Below is a first person account from Dean's Intern Emily Roseman on her internship at USA Today.
If you are not careful your internship experience can become habit forming. As a School of Communication student I knew I had to get as much field experience as possible to prepare myself for a career as a digital journalist. With every job I learned, "No matter what you do, tell me a story".
Each morning my alarm would come to life at 6:00 a.m. and my body transformed from its zombie-like-state to one of preparedness. As usual, it is dark outside. We've met like this before, maybe during my sophomore year, when my heart raced as I navigated down the echoing halls of the White House.
Perhaps it was the early morning commute to New York, as I made my way to my job with MSNBC, which convinced me that a career in journalism would not be easy but I knew that long ago. Some years ago, a family friend and Director, brought me to Good Morning America and introduced me the anchors. I remember Robin Robert's words that a journalists life starts very early in the morning and is anything but glamorous. I knew she was testing me with a challenge to see if I had the will to survive the early years. I knew that success meant I had to get as much practical experience as possible during my four years at American University.
So with each of my five work experiences, I put on another suit, grabbed my badge and ran to catch my shuttle.
Each commute is just like every other. Long and daunting with a sea of faceless strangers, all making their way to their job. I've seen this before. Perhaps in London, making my way to the unknown suburbs of England. Or was it marching up and down K Street trying to get to the next interview for BBC World News?
This year, for my Dean's Internship, I change trains and run for the 425 bus, which travels down the corporate streets lined with office buildings. But out in the distance, like a shining beacon of hope, there she is, the Gannett building at USA Today. I am ready for my day. The vast freshly waxed floor is a vision with the sun shining through the glass facade of the art deco building. Nearly surreal I am an undergrad student placed in a sea of professional journalists. I've been in this situation before and anxiety quickly turns to excitement. I know I belong here.
The elevator lift brings me to what I find as the world's quietest newsroom in America. The antithesis of my prior news broadcast experience where chaos and yelling is so commonplace it becomes an almost comforting environment for a news-loving journalist. I love my work at USA Today, enjoying the bylines, and my team of associates who give life to stories that lay flat on the page.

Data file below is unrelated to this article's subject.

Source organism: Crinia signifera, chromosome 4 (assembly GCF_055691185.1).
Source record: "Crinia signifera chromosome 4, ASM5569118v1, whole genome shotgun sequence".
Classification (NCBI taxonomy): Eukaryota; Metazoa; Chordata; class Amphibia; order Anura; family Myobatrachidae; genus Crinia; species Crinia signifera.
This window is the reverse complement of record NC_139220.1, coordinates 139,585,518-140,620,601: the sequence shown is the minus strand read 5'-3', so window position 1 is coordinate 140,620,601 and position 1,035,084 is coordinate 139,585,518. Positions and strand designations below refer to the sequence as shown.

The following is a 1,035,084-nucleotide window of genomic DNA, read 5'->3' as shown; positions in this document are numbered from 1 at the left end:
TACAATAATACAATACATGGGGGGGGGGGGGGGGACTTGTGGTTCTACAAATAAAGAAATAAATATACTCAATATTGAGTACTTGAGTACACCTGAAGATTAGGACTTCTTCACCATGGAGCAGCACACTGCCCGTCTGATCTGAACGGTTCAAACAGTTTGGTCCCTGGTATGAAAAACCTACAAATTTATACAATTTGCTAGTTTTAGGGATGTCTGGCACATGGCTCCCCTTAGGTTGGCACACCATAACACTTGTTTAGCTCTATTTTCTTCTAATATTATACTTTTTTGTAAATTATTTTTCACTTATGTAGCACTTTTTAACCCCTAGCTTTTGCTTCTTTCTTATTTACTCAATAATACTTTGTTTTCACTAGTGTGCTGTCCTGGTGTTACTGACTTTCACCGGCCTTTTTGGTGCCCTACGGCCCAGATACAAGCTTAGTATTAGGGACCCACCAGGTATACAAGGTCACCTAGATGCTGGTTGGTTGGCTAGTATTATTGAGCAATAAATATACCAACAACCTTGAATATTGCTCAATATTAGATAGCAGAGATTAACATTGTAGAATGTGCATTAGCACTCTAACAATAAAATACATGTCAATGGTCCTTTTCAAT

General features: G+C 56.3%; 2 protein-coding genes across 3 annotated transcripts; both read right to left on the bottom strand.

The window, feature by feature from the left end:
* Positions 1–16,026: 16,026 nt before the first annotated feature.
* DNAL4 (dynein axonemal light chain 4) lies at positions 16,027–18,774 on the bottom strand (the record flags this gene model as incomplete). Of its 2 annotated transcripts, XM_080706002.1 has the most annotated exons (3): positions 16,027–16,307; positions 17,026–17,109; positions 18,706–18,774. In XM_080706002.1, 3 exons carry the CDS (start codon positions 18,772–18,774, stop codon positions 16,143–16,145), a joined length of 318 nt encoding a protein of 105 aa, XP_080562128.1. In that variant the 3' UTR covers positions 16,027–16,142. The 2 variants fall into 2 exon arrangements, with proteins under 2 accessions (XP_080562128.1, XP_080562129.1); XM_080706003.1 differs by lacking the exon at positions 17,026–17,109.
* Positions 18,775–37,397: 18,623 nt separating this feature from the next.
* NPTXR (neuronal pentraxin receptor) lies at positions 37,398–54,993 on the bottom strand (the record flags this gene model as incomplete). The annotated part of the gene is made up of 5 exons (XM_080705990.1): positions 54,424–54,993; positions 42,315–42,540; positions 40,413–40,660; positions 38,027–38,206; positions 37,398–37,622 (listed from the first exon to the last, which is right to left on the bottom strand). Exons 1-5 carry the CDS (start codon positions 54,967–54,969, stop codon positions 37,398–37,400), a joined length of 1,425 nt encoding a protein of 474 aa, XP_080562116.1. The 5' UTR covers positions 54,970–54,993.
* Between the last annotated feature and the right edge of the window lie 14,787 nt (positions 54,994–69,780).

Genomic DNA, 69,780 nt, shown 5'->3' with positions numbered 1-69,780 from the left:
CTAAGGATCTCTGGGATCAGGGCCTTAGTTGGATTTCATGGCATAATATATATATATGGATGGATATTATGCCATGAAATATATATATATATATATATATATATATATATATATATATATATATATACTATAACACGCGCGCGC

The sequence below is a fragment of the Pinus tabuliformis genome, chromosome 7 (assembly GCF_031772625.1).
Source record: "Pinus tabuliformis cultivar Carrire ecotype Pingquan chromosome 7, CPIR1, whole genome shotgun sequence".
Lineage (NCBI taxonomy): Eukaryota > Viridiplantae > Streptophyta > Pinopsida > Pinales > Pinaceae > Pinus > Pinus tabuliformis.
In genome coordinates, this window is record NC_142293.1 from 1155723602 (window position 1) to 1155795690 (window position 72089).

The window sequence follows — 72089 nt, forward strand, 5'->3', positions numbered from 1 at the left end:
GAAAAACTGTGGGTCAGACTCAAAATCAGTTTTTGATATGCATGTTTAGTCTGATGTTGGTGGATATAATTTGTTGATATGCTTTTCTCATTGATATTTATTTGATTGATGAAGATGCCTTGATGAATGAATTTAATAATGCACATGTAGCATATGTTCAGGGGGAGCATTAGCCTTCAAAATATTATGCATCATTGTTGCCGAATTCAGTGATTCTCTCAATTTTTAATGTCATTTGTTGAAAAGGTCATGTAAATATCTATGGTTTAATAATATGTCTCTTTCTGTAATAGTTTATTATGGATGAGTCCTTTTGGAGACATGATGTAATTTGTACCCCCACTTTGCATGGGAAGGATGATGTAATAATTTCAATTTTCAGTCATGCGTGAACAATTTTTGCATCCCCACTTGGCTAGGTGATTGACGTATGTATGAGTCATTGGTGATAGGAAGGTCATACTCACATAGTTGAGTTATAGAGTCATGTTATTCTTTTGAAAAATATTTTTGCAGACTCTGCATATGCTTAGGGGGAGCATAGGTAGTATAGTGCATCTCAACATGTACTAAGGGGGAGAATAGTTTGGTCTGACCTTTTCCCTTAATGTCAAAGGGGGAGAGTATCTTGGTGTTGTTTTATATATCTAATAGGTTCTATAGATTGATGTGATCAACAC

Although less chaotic, a true anomaly in the world of news, I sit down, melt into my headphones, and begin my craft. I was chosen as one of the SOC Dean's interns for USA Today where I worked alongside the video editing team. We consult with each other, sharing ideas of our craft and create a visual version of the newsprint edition. As an editor, I design a story that compels the viewer to want to learn more, but entice with video.
I learned that my work as a student and as a professional upon graduating this May, does not end in the classroom or the editing booth. We are composers, artists, authors, always re-writing our narratives, erasing key sections of beautiful sonatas, and ultimately, creating the most compelling story our audience will ever want to hear.
My job as an editor is to tell stories. I wake up, I get dressed, I commute, and I intern because I want to tell stories for the rest of my life.
The Dean’s Internship program pairs SOC’s top students with selected partner organizations for semester-long, for-credit internships. The competitive program provides extraordinary opportunities for undergraduates and graduates to have their work featured with named credits and bylines under national brands. Find current opportunities and application information.